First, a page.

Further Thoughts on AWS Lock-in

In the last blog post, Bob Winding made some excellent points about the risk vs reward of building a data center in AWS.  For a more specific, non-ND perspective on this topic, take a look at this blog post, which actually categorizes AWS products by their degree of lock-in risk. It makes the very relevant point that most Amazon services are based on open standards, so lock-in is minimal. For example, Elasticache can easily be swapped for another hosted or even in-house hosted memcached server, and the only change required is to point application configuration URLs to the new location.  In the few cases where lock-in risk is greater, a consideration of the value of the service vs the likelihood of actually needing to migrate away may still make one inclined to proceed.

As Bob alluded, lock-in only becomes a problem when the service provider is either going away or imposing an egregious / unexpected financial burden.  Historical evidence indicates that neither scenario is likely to occur on AWS.  In fact, AWS Senior VP Andy Jassy stated in his Reinvent 2013 keynote that Amazon has reduced service prices 38 times since 2006.  Watch that video, and you’ll also see that they have a program that analyzes customer accounts to identify unnecessary spending and contacts those clients to recommend ways to reduce their footprint and save money. Amazon is looking to profit from economies of scale, not from gouging individual clients.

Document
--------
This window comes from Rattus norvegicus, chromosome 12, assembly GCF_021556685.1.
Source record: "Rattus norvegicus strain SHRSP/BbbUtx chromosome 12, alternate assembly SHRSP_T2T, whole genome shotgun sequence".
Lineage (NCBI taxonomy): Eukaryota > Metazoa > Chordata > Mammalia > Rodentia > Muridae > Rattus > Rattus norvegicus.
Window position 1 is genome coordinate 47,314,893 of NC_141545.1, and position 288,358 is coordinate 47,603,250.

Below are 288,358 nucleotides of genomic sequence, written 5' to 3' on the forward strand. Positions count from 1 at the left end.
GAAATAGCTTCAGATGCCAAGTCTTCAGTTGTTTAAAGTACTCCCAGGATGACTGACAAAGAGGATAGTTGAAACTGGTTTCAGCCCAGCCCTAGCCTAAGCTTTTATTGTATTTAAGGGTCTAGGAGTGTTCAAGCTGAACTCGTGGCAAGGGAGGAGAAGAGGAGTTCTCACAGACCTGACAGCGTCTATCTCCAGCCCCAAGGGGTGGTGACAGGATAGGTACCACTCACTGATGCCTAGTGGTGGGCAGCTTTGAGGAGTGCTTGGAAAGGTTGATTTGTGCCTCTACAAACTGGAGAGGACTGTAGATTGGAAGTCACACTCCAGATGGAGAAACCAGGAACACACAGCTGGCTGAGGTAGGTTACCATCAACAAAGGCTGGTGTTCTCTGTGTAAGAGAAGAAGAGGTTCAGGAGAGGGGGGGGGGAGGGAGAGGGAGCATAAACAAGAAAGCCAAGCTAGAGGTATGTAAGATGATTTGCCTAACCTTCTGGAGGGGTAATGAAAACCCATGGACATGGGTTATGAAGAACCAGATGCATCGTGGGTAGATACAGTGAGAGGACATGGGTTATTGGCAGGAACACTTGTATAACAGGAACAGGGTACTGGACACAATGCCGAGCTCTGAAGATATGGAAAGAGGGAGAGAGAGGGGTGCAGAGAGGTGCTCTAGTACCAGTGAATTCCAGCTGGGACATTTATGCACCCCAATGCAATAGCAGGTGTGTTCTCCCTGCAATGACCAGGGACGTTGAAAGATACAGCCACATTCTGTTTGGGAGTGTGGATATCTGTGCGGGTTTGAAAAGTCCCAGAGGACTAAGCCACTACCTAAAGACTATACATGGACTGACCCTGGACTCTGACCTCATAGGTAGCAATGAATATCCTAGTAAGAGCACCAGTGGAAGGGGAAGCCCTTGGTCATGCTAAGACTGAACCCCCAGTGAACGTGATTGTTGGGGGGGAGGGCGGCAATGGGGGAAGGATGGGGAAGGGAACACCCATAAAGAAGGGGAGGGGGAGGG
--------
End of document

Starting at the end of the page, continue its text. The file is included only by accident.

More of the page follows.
Furthermore, a concentrated move towards DevOps practices will naturally decouple us from our IaaS.  When it comes to building infrastructure and deploying custom apps, the more we automate with tools like puppet and capistrano, the less beholden we are to AWS.  Those scripts can be deployed as easily on a VM in ITC as they can in AWS.  This is why I’m taking pains in my boto scripts to separate configuration files from the scripts that deploy them.  The boto part may be Amazon-specific, but the configuration can travel with us wherever we go.

If we take a smart approach, we should be no more tied to Amazon for infrastructure than we are to AT&T for cell service.  And unlike AT&T, Amazon’s service is a lot more reliable, with no contract to sign.  There are many gains waiting to be realized with IaaS in terms of cost savings, operational efficiency, repeatability, and reliability.  Let’s not leave those benefits on the table for fear of vendor lock-in.

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